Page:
With a family name as esteemed as Chanel’s, musician Alma Jodorowsky is the perfect match for Karl Lagerfeld’s lust worthy Haute Couture creations.
On the other end of the line, Alma Jodorowsky is apologising profusely, “I have a cold. I’m sorry.” Even with a cold complete with stuffy nose, Jordorwsky still sounds like the epitome of French cool that musicians write loving ballads about and modern poets allude to in their sonnets.
A woman of formidable talent, Jodorowsky was caught on our radar when she first aligned with Chanel nearly four years ago after being cast by Karl Lagerfeld for the Little Black Jacket exhibition. “We had tea in Coco Chanel’s apartment, it was very fancy but at the same time very casual, all the girls are really really nice,” she mentions casually, as if tea with Lagerfeld in hallowed Chanel spaces is an every day occurrence. We wish.
Besides her ties with one of the world’s most reputable fashion houses, Jodorowsky won’t limit herself to being just an exceptionally pretty face, “I didn’t really plan on being a multi-disciplinary artist, but it’s my way of expressing myself.” Having a family so entrenched within the film and theatre world (her grandfather is cult avant-garde cinema guru, Alejandro Jodorowsky), it makes sense for her to have started by ticking the acting box. Now with Blue is the Warmest Colour, Kids in Love, and a French television show under her belt, she is now ticking off the next item on the bucket list, “Right now I’m focussing more on the music, because I also have a band, we released an album last week actually.”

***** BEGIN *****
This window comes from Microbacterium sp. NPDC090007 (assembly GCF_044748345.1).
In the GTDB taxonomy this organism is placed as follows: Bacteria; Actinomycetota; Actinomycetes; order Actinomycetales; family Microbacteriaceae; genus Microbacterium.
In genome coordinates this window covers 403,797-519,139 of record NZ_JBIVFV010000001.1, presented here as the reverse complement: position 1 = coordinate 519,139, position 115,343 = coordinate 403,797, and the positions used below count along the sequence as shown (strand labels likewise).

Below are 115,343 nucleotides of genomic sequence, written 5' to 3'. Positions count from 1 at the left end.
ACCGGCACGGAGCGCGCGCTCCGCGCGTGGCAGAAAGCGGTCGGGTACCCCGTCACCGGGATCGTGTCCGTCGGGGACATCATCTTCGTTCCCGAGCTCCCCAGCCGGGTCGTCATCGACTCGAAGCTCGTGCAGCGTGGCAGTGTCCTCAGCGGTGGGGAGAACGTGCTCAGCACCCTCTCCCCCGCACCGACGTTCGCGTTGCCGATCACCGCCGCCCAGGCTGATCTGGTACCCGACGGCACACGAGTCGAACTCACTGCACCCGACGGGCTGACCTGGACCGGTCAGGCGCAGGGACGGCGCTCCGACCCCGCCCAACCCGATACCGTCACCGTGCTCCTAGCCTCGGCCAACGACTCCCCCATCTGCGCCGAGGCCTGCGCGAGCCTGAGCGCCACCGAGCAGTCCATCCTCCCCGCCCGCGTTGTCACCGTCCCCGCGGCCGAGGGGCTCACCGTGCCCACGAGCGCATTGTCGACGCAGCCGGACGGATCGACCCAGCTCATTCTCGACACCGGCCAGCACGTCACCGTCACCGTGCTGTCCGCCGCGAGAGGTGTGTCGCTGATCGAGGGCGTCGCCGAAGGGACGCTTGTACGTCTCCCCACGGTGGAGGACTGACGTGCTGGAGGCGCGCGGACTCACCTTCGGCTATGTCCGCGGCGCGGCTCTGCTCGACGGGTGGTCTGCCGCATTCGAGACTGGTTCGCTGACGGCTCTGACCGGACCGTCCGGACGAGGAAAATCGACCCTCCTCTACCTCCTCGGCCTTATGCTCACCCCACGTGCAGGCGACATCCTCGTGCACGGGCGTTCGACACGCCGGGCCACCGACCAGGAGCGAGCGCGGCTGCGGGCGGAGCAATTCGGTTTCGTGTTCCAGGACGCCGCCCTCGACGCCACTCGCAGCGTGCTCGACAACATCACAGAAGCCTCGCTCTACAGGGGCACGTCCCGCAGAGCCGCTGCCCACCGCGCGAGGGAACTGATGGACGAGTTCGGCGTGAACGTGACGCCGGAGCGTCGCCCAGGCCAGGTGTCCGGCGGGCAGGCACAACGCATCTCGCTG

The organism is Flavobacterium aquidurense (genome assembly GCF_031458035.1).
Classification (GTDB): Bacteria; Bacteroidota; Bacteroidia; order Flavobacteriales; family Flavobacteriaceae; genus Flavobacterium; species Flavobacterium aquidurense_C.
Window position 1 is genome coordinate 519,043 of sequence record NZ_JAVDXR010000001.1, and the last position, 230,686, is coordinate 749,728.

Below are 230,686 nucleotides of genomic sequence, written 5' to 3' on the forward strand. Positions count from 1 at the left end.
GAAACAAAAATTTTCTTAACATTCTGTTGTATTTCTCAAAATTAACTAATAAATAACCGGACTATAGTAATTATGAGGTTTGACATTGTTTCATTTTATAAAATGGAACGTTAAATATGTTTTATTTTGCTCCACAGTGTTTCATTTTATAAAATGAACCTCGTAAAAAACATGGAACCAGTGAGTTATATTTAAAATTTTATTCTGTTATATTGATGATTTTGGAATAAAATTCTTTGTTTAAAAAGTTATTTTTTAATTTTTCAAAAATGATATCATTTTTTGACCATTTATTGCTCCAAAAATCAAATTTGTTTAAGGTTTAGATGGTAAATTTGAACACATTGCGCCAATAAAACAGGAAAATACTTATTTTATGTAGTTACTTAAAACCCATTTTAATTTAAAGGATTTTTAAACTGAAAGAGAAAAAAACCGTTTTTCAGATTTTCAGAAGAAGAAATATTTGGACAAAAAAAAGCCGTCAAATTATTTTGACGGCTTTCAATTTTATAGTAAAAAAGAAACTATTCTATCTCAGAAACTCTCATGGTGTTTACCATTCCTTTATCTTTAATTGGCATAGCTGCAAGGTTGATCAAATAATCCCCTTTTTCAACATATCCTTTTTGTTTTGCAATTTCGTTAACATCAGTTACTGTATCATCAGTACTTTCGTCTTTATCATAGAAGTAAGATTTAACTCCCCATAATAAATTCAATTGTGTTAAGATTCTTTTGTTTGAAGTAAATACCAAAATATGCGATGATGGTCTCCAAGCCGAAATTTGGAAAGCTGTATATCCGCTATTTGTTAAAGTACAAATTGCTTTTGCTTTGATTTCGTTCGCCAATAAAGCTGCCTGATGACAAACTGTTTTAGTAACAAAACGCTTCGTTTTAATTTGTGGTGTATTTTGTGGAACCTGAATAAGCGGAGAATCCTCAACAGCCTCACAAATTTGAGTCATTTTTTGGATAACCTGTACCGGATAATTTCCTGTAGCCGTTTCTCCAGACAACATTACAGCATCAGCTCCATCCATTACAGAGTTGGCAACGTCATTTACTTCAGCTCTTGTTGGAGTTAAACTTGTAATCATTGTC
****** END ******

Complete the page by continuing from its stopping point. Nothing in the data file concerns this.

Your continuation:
Named after one of My Bloody Valentine’s discarded original title options, Burning Peacocks comprises of Jordorowsky’s husky french crooning and David Baudart’s musical prowess, resulting in Parisian indie-pop leaving behind all notions of teenage amateur hour. Although Jodorowsky admits she didn’t exactly exude cool from the start. “When I was a teenager I had bands with friends, but it wasn’t very good,” she shrugs.
It’s comforting to know that no matter how much je ne sais quoi you attribute to one person, they still have the same hang-ups as the rest of us. “It was very scary for me at the beginning because I was very shy on stage,” she says coyly, but has her unintended stage uniform to thank for some relief. “I’ve been wearing kimonos on stage, so I think that’s going to be our thing. It’s encouraged me to move, to put my arms up to play with the fabric. I think clothes can really help in some situations.”
What else is there possibly left for this polymath to do? “I’d really like to direct. I’ve directed three of my music videos for my band, it’s something I really want to continue.” With a creative skill set as proficient as Alma’s, combined with her insatiable appetite for creative justification, we are confident in the next generation of Jodorowsky living up to the family name.